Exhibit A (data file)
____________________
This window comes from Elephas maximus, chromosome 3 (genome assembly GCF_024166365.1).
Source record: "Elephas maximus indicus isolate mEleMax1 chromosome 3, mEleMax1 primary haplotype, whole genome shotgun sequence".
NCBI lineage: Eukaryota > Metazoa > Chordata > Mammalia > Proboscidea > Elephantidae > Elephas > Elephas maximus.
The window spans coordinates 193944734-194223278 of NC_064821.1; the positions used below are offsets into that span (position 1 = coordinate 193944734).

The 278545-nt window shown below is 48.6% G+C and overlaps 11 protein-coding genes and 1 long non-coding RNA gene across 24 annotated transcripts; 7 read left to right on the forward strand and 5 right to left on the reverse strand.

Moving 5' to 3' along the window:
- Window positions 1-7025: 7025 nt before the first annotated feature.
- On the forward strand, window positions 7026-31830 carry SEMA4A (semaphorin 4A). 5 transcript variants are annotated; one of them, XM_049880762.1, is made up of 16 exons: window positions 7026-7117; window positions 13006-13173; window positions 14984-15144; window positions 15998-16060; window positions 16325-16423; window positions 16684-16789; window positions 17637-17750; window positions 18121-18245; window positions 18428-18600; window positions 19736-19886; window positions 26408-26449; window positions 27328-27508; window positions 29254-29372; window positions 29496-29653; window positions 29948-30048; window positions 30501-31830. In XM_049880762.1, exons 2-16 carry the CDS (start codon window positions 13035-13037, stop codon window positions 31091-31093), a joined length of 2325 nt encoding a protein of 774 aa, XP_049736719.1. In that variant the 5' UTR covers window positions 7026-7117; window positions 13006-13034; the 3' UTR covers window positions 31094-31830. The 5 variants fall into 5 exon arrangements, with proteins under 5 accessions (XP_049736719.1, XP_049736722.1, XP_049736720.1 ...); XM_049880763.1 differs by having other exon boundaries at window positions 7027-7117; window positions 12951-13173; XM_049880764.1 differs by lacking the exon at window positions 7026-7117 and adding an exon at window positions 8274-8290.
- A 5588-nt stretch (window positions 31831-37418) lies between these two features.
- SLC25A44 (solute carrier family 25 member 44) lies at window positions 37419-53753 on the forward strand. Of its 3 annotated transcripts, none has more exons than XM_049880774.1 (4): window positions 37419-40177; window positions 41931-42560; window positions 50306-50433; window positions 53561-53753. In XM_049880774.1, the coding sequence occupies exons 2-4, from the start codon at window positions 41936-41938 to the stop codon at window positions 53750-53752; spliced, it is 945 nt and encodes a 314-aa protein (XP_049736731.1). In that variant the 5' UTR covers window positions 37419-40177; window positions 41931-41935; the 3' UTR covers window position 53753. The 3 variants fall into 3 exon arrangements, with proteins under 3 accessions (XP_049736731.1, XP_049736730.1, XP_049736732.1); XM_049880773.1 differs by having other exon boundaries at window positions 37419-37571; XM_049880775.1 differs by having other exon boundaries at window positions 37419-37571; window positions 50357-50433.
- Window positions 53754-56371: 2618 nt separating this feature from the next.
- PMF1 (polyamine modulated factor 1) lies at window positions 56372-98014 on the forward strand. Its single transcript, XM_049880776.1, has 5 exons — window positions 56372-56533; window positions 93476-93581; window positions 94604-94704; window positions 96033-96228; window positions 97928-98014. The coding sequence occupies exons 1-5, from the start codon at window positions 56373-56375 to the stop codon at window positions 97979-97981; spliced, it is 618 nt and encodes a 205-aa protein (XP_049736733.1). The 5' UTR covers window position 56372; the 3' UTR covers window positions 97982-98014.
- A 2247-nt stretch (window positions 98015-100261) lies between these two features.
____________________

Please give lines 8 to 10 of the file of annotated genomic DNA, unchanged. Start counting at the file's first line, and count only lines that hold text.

- On the forward strand, window positions 7026-31830 carry SEMA4A (semaphorin 4A). 5 transcript variants are annotated; one of them, XM_049880762.1, is made up of 16 exons: window positions 7026-7117; window positions 13006-13173; window positions 14984-15144; window positions 15998-16060; window positions 16325-16423; window positions 16684-16789; window positions 17637-17750; window positions 18121-18245; window positions 18428-18600; window positions 19736-19886; window positions 26408-26449; window positions 27328-27508; window positions 29254-29372; window positions 29496-29653; window positions 29948-30048; window positions 30501-31830. In XM_049880762.1, exons 2-16 carry the CDS (start codon window positions 13035-13037, stop codon window positions 31091-31093), a joined length of 2325 nt encoding a protein of 774 aa, XP_049736719.1. In that variant the 5' UTR covers window positions 7026-7117; window positions 13006-13034; the 3' UTR covers window positions 31094-31830. The 5 variants fall into 5 exon arrangements, with proteins under 5 accessions (XP_049736719.1, XP_049736722.1, XP_049736720.1 ...); XM_049880763.1 differs by having other exon boundaries at window positions 7027-7117; window positions 12951-13173; XM_049880764.1 differs by lacking the exon at window positions 7026-7117 and adding an exon at window positions 8274-8290.
- A 5588-nt stretch (window positions 31831-37418) lies between these two features.
- SLC25A44 (solute carrier family 25 member 44) lies at window positions 37419-53753 on the forward strand. Of its 3 annotated transcripts, none has more exons than XM_049880774.1 (4): window positions 37419-40177; window positions 41931-42560; window positions 50306-50433; window positions 53561-53753. In XM_049880774.1, the coding sequence occupies exons 2-4, from the start codon at window positions 41936-41938 to the stop codon at window positions 53750-53752; spliced, it is 945 nt and encodes a 314-aa protein (XP_049736731.1). In that variant the 5' UTR covers window positions 37419-40177; window positions 41931-41935; the 3' UTR covers window position 53753. The 3 variants fall into 3 exon arrangements, with proteins under 3 accessions (XP_049736731.1, XP_049736730.1, XP_049736732.1); XM_049880773.1 differs by having other exon boundaries at window positions 37419-37571; XM_049880775.1 differs by having other exon boundaries at window positions 37419-37571; window positions 50357-50433.